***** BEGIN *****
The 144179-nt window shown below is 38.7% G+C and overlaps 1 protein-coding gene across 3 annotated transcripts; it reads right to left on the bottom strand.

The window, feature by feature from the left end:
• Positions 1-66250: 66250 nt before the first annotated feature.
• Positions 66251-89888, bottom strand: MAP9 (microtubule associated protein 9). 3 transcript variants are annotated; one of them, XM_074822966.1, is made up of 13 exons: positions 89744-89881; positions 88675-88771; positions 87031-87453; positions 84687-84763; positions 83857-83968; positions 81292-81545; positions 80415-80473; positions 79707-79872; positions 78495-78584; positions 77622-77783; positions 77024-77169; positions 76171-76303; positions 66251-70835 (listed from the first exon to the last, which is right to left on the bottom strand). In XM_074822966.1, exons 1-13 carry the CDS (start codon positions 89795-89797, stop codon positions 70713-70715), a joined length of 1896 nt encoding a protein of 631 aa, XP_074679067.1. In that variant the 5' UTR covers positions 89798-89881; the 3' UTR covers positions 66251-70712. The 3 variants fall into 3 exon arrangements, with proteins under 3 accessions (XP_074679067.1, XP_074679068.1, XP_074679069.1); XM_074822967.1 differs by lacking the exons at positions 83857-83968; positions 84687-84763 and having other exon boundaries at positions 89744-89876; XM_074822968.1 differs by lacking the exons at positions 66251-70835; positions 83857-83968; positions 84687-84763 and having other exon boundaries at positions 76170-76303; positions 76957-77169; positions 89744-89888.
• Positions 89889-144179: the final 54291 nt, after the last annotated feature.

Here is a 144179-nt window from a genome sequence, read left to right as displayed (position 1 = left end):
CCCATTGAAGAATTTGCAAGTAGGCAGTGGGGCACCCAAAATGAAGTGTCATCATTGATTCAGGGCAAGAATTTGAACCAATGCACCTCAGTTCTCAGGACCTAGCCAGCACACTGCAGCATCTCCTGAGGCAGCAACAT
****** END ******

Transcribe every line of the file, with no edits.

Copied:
The 144179-nt window shown below is 38.7% G+C and overlaps 1 protein-coding gene across 3 annotated transcripts; it reads right to left on the bottom strand.

The window, feature by feature from the left end:
• Positions 1-66250: 66250 nt before the first annotated feature.
• Positions 66251-89888, bottom strand: MAP9 (microtubule associated protein 9). 3 transcript variants are annotated; one of them, XM_074822966.1, is made up of 13 exons: positions 89744-89881; positions 88675-88771; positions 87031-87453; positions 84687-84763; positions 83857-83968; positions 81292-81545; positions 80415-80473; positions 79707-79872; positions 78495-78584; positions 77622-77783; positions 77024-77169; positions 76171-76303; positions 66251-70835 (listed from the first exon to the last, which is right to left on the bottom strand). In XM_074822966.1, exons 1-13 carry the CDS (start codon positions 89795-89797, stop codon positions 70713-70715), a joined length of 1896 nt encoding a protein of 631 aa, XP_074679067.1. In that variant the 5' UTR covers positions 89798-89881; the 3' UTR covers positions 66251-70712. The 3 variants fall into 3 exon arrangements, with proteins under 3 accessions (XP_074679067.1, XP_074679068.1, XP_074679069.1); XM_074822967.1 differs by lacking the exons at positions 83857-83968; positions 84687-84763 and having other exon boundaries at positions 89744-89876; XM_074822968.1 differs by lacking the exons at positions 66251-70835; positions 83857-83968; positions 84687-84763 and having other exon boundaries at positions 76170-76303; positions 76957-77169; positions 89744-89888.
• Positions 89889-144179: the final 54291 nt, after the last annotated feature.

Here is a 144179-nt window from a genome sequence, read left to right as displayed (position 1 = left end):
CCCATTGAAGAATTTGCAAGTAGGCAGTGGGGCACCCAAAATGAAGTGTCATCATTGATTCAGGGCAAGAATTTGAACCAATGCACCTCAGTTCTCAGGACCTAGCCAGCACACTGCAGCATCTCCTGAGGCAGCAACAT